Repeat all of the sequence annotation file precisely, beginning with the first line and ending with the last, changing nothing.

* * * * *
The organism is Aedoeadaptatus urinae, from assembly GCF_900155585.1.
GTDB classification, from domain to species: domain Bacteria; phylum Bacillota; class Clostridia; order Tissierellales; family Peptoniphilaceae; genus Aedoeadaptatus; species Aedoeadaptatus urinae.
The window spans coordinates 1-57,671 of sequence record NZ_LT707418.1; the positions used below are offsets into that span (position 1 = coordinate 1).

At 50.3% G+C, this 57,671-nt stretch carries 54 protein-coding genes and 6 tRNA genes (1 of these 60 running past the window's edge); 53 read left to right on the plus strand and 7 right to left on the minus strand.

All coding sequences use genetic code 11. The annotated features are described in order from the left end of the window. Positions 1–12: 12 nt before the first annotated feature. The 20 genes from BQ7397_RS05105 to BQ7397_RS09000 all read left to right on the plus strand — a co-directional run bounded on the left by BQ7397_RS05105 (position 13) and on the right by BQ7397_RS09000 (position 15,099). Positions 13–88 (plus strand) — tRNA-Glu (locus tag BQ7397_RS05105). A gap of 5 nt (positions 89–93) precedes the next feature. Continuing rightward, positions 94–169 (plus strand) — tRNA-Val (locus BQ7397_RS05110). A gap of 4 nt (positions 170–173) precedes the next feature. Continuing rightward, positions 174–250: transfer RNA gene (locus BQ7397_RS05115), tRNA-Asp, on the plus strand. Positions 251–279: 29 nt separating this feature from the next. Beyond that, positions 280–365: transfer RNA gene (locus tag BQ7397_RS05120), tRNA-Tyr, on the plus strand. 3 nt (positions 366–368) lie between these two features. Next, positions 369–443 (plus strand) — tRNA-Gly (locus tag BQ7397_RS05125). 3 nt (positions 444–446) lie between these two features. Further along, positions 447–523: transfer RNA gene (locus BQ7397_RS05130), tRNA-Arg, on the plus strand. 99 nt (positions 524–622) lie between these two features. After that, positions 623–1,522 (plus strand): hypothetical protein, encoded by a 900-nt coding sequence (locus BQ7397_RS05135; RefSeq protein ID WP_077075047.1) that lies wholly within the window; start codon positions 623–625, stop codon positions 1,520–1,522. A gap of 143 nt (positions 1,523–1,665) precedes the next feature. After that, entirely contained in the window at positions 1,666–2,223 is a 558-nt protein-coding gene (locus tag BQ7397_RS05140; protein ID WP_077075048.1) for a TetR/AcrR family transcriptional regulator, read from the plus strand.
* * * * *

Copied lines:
The organism is Aedoeadaptatus urinae, from assembly GCF_900155585.1.
GTDB classification, from domain to species: domain Bacteria; phylum Bacillota; class Clostridia; order Tissierellales; family Peptoniphilaceae; genus Aedoeadaptatus; species Aedoeadaptatus urinae.
The window spans coordinates 1-57,671 of sequence record NZ_LT707418.1; the positions used below are offsets into that span (position 1 = coordinate 1).

At 50.3% G+C, this 57,671-nt stretch carries 54 protein-coding genes and 6 tRNA genes (1 of these 60 running past the window's edge); 53 read left to right on the plus strand and 7 right to left on the minus strand.

All coding sequences use genetic code 11. The annotated features are described in order from the left end of the window. Positions 1–12: 12 nt before the first annotated feature. The 20 genes from BQ7397_RS05105 to BQ7397_RS09000 all read left to right on the plus strand — a co-directional run bounded on the left by BQ7397_RS05105 (position 13) and on the right by BQ7397_RS09000 (position 15,099). Positions 13–88 (plus strand) — tRNA-Glu (locus tag BQ7397_RS05105). A gap of 5 nt (positions 89–93) precedes the next feature. Continuing rightward, positions 94–169 (plus strand) — tRNA-Val (locus BQ7397_RS05110). A gap of 4 nt (positions 170–173) precedes the next feature. Continuing rightward, positions 174–250: transfer RNA gene (locus BQ7397_RS05115), tRNA-Asp, on the plus strand. Positions 251–279: 29 nt separating this feature from the next. Beyond that, positions 280–365: transfer RNA gene (locus tag BQ7397_RS05120), tRNA-Tyr, on the plus strand. 3 nt (positions 366–368) lie between these two features. Next, positions 369–443 (plus strand) — tRNA-Gly (locus tag BQ7397_RS05125). 3 nt (positions 444–446) lie between these two features. Further along, positions 447–523: transfer RNA gene (locus BQ7397_RS05130), tRNA-Arg, on the plus strand. 99 nt (positions 524–622) lie between these two features. After that, positions 623–1,522 (plus strand): hypothetical protein, encoded by a 900-nt coding sequence (locus BQ7397_RS05135; RefSeq protein ID WP_077075047.1) that lies wholly within the window; start codon positions 623–625, stop codon positions 1,520–1,522. A gap of 143 nt (positions 1,523–1,665) precedes the next feature. After that, entirely contained in the window at positions 1,666–2,223 is a 558-nt protein-coding gene (locus tag BQ7397_RS05140; protein ID WP_077075048.1) for a TetR/AcrR family transcriptional regulator, read from the plus strand.